President Moon Jae-in announced the plan Wednesday, pledging all out efforts on the government’s part as well to nurture the biohealth industry as a new growth engine.
More than a production base for biopharmaceuticals, South Korea will aim to become a bio-industry powerhouse. The competitiveness of the bio-industry is determined by “people and ideas.” We will step up support for research and communication to foster creative personnel and ideas.
Moon visited the country’s biohealth hub in Songdo, Incheon which is home to local companies such as Celltrion and Samsung Biologics as well as research institutes affiliated with the country’s top universities.
Under the plan, the largest chunk will be directed at developing medicines, while the remainder will be used to invest in startups or medical equipment and healthcare sectors.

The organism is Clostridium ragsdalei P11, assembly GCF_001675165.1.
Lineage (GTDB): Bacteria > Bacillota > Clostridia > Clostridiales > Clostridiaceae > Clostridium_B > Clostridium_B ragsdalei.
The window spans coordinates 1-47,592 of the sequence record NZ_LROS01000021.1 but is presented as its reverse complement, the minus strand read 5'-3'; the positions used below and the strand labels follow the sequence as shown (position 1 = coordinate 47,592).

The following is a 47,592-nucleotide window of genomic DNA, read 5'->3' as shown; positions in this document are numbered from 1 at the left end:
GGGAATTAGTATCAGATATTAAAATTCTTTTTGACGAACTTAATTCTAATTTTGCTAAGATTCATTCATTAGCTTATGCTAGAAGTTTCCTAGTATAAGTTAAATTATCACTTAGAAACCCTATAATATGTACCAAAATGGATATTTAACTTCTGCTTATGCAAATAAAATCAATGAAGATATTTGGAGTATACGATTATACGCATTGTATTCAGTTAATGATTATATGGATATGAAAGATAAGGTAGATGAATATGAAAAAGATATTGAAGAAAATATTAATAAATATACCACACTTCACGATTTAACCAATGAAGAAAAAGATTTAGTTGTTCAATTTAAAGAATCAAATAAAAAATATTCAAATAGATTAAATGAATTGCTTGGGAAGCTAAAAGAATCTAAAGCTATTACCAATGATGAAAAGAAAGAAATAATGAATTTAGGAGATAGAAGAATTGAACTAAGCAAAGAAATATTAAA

Noting that it’s a industry that South Korea can excel in, Moon said the government will foster some 47-thousand bio experts by 2025, and also increase the budget set aside for research and development next year by 30 percent to 1.5 billion dollars.
Moon said that the biohealth industry is turning the COVID-19 crisis into an opportunity, voicing hope that South Korea could see its first treatments by the end of this year, at the earliest.
We are overcoming COVID-19 and letting the world know of the potential of the country’s bio sector. We are showing progress in the development of vaccine and treatments, and we may be able to see antibody and plasma treatments on the market as soon as end of this year.
South Korea’s biohealth industry has seen steady growth in recent years.
Exports in the sector this year have topped 10 billion dollars for the first time as of the end of October.
Exports of medicine and medical equipment last year totaled 8.9 billion dollars.
Kim Min-ji, Arirang News.